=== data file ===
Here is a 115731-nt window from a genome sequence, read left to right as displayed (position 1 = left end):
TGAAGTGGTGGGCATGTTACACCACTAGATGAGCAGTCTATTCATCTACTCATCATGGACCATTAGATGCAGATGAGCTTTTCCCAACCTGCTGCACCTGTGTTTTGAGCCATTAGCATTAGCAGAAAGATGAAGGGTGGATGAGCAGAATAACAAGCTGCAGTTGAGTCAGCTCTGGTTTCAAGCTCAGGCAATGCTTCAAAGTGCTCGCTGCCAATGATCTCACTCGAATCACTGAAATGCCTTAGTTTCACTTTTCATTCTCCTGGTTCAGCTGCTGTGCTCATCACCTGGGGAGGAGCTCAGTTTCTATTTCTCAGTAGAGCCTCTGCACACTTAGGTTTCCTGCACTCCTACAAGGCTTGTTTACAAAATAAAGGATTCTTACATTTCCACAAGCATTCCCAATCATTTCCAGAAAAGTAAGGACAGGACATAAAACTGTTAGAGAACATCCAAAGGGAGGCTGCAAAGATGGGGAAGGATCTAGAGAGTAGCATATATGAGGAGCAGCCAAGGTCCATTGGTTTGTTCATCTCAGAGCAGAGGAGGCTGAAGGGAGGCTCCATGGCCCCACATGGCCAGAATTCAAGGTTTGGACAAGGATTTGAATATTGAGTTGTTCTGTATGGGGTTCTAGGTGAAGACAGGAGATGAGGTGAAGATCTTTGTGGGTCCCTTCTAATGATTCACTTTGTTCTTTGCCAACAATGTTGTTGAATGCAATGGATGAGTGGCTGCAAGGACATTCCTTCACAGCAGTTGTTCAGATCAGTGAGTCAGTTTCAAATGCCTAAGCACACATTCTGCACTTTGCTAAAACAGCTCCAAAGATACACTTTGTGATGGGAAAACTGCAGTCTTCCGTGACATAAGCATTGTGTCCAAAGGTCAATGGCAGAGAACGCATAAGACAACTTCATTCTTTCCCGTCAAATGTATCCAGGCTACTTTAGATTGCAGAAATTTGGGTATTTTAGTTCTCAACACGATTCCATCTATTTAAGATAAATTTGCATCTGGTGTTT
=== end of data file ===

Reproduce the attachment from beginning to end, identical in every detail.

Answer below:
Here is a 115731-nt window from a genome sequence, read left to right as displayed (position 1 = left end):
TGAAGTGGTGGGCATGTTACACCACTAGATGAGCAGTCTATTCATCTACTCATCATGGACCATTAGATGCAGATGAGCTTTTCCCAACCTGCTGCACCTGTGTTTTGAGCCATTAGCATTAGCAGAAAGATGAAGGGTGGATGAGCAGAATAACAAGCTGCAGTTGAGTCAGCTCTGGTTTCAAGCTCAGGCAATGCTTCAAAGTGCTCGCTGCCAATGATCTCACTCGAATCACTGAAATGCCTTAGTTTCACTTTTCATTCTCCTGGTTCAGCTGCTGTGCTCATCACCTGGGGAGGAGCTCAGTTTCTATTTCTCAGTAGAGCCTCTGCACACTTAGGTTTCCTGCACTCCTACAAGGCTTGTTTACAAAATAAAGGATTCTTACATTTCCACAAGCATTCCCAATCATTTCCAGAAAAGTAAGGACAGGACATAAAACTGTTAGAGAACATCCAAAGGGAGGCTGCAAAGATGGGGAAGGATCTAGAGAGTAGCATATATGAGGAGCAGCCAAGGTCCATTGGTTTGTTCATCTCAGAGCAGAGGAGGCTGAAGGGAGGCTCCATGGCCCCACATGGCCAGAATTCAAGGTTTGGACAAGGATTTGAATATTGAGTTGTTCTGTATGGGGTTCTAGGTGAAGACAGGAGATGAGGTGAAGATCTTTGTGGGTCCCTTCTAATGATTCACTTTGTTCTTTGCCAACAATGTTGTTGAATGCAATGGATGAGTGGCTGCAAGGACATTCCTTCACAGCAGTTGTTCAGATCAGTGAGTCAGTTTCAAATGCCTAAGCACACATTCTGCACTTTGCTAAAACAGCTCCAAAGATACACTTTGTGATGGGAAAACTGCAGTCTTCCGTGACATAAGCATTGTGTCCAAAGGTCAATGGCAGAGAACGCATAAGACAACTTCATTCTTTCCCGTCAAATGTATCCAGGCTACTTTAGATTGCAGAAATTTGGGTATTTTAGTTCTCAACACGATTCCATCTATTTAAGATAAATTTGCATCTGGTGTTT